A week on Summon (revisited)

After yesterday’s blog post, I thought I’d have a go at narrowing down my definition of a “separate search”.

If a user enters some search terms, and then uses 2 facets to refine the search before clicking on a result, I was classing that as 3 separate searches — what niggled me overnight was that that approach might inflate the facet use statistics …after all, 30.6% of all searches used at least one facet felt a little high given that I’m forever hearing staff moan that students never use the facets, no?!

For today’s blog post, I’ve removed all searches that didn’t lead to a result click. (There’s a small caveat that my jQuery code currently doesn’t capture a result click for links to the OPAC where the user clicked on the availability message (highlighted in red below) — this is because my jQuery code that captures the result clicks runs once the page has loaded, but before the AJAX’d availability information has been retrieved. When I get some time, I’ll see if I can find a way around that.)

So, let’s see how much of a difference that makes to yesterday’s stats

  • 29.4% of searches used at least one facet to refine the results
  • 10.4% of searches were refined using the content type facet (e.g. newspaper articles, book reviews, books/ebooks, journal articles, etc)
  • 7.8% of searches were refined to just items with full text available online
  • 9.4% of searches were refined by publication date
  • 5.6% of searches were refined to just articles from scholarly publications (including peer-review)
  • 3.7% of searches were refined using the language facets
  • 2.5% of searches were refined using the subject term facets
  • 2.1% of searches used a Boolean operator, with nearly all of them being AND

So, that overall figure for the % of searches which used at least one facet hasn’t dropped by much from yesterday’s figure of 30.6%.

Anyone who follows me on Twitter will know that I like to cheekily mock the importance of Boolean and the data from the last 7 days reveals a few things:

  1. no-one who used a Boolean NOT in their search clicked on a result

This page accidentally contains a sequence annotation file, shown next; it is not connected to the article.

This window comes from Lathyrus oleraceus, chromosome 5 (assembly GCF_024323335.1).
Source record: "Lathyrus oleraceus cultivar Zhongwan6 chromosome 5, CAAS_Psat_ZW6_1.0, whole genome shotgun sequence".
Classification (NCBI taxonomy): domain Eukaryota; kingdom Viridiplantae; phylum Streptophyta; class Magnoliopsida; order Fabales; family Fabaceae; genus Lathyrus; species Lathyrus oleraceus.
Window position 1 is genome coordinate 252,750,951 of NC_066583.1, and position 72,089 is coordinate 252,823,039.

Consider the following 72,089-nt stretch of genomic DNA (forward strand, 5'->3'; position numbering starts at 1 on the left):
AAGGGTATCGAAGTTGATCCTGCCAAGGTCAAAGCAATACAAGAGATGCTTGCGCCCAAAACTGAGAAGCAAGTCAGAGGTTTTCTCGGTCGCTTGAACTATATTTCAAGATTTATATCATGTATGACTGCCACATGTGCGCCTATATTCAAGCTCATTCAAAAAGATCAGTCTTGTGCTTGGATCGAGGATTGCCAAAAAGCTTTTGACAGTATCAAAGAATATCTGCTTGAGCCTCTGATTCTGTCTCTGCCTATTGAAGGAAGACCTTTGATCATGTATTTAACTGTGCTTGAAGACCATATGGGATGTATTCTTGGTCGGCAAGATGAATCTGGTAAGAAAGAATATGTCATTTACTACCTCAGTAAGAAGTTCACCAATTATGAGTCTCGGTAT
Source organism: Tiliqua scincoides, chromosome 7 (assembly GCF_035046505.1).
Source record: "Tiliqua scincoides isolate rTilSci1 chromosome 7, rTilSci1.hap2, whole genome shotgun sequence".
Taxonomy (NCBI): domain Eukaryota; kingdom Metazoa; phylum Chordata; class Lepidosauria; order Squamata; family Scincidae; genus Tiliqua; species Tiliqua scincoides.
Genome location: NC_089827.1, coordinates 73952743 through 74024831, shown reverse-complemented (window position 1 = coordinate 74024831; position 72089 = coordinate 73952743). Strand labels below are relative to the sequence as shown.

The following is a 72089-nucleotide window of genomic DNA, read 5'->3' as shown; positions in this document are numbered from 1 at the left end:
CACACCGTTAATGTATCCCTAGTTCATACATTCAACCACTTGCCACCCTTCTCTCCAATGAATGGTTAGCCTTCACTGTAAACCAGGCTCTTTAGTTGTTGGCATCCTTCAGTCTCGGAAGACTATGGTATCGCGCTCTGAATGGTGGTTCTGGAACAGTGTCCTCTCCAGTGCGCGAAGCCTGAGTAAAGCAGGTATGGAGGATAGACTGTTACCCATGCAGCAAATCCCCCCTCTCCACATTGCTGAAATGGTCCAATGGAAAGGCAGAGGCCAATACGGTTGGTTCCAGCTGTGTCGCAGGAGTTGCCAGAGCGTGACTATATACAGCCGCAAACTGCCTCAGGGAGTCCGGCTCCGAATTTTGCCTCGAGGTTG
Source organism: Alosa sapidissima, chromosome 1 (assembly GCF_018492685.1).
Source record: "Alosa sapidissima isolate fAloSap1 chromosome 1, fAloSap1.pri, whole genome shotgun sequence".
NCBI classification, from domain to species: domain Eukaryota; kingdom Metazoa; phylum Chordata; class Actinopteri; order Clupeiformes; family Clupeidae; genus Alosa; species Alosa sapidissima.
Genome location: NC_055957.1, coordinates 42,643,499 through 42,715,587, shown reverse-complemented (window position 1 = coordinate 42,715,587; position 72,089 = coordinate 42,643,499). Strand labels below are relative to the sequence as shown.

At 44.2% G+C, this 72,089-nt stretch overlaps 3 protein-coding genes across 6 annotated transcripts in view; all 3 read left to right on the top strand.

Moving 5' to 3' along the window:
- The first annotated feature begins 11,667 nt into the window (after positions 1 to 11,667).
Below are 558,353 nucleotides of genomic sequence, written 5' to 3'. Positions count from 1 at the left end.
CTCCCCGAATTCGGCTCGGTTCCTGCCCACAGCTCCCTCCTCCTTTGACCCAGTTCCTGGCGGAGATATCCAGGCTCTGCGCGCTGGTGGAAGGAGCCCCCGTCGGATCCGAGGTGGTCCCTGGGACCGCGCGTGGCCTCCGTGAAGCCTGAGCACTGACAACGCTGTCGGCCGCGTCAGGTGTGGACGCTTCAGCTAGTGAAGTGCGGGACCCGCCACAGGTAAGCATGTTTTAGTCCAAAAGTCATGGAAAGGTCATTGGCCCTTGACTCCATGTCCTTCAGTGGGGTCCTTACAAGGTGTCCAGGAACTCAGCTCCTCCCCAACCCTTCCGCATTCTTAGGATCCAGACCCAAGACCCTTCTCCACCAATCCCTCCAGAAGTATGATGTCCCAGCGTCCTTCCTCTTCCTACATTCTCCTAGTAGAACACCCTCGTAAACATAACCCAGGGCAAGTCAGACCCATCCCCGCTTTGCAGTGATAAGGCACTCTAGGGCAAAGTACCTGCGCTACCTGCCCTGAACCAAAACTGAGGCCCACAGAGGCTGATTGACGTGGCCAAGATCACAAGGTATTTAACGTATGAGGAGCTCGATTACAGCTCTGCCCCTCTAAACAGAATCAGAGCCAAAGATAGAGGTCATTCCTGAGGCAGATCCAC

2. only 0.07% of searches (that’s just 7 searches in every 10,000!) used a Boolean OR, which is arguably the most useful operator to use
  3. unless you’re using a search that includes one of the other Boolean operators, the use of AND is pretty much redundant as it’s the default Boolean operator in a search (i.e. the search “dogs AND cats” is the same as “dogs cats”)… so why are we telling students to use it in Summon?

After poking a bit of fun at someone for entering a 356 word search query yesterday, I can reveal that the longest search in the last 7 days that resulted in a result click was 98 words (it was a paragraph copied and pasted from a journal article).

I guess the big question here is why the disconnect between the “students don’t use facets” mantra and the actual usage data?

Finally, I thought I’d figure out how many results are clicked on after a search…

summonclickspersearch

6 thoughts on “A week on Summon (revisited)”

  1. Great usage stats. Did you share your jquery code for tracking click usage? Would love to try it, managed to use the stuff you posted at http://www.daveyp.com/blog/archives/1739 to customize a lot of things. Just playing around now but trying to be careful not to over complicate the Summon UI too much.

  2. Hey Aaron!

    Matthew Reidsma has posted his code on gitbub and mine is very similar to that.

    I’m capturing the keywords and facets by using the following jQuery…

        var debugInfo = $('.summon-debug').html( );
        $.ajax({
    	url:"http://library3.hud.ac.uk/myreading/perl/user/summonLink.pl",
    	type:'POST',
    	dataType: "jsonp",
    	crossDomain: true,
    	data:"q="+encodeURIComponent(debugInfo)
        });
    

    The debugInfo is very JSON-ish, so not too difficult to parse, e.g. this is an example where the user searched for “research design” and selected: full text only, “management” as a subject term, scholarly only journal articles, and English language only…

    qparams: {
      "s.ho": "t",
      "s.role": "authenticated",
      "s.l": "en",
      "s.q": ""research design"",
      "s.pn": "1",
      "s.fvf": [
        "IsFullText,true,",
        "SubjectTerms,management,",
        "IsScholarly,true,",
        "Language,English,",
        "ContentType,Journal Article,"
      ]
    }
    
  3. Hi Dave!

    Thanks a lot for sharing, I’ll look at it. Between you and Matthew sharing, I am playing with so many things. :)

  4. This has really whet my appetite to get some more meaningful usage stats from Summon, but there are still a few issues I am struggling with.

    I have got Matthew’s code working, but being greedy I want more! I’m intrigued to know how you managed to figure out the number of clicks after a search. How did you manage to record new searches (as opposed to new pages or refinements being added)? Did you use jQuery to bind to the search button? Do you record the serverSession id to match up the following clicks to the original search? Or do you just match on the search query?

    There are so many bits of data I would love to add in: search interface used (we have a couple of custom interfaces here), number of results returned etc. so we can see which interface design returns the best results.

    I think I may have bitten off more than I can chew here! Very inspiring post though Dave!

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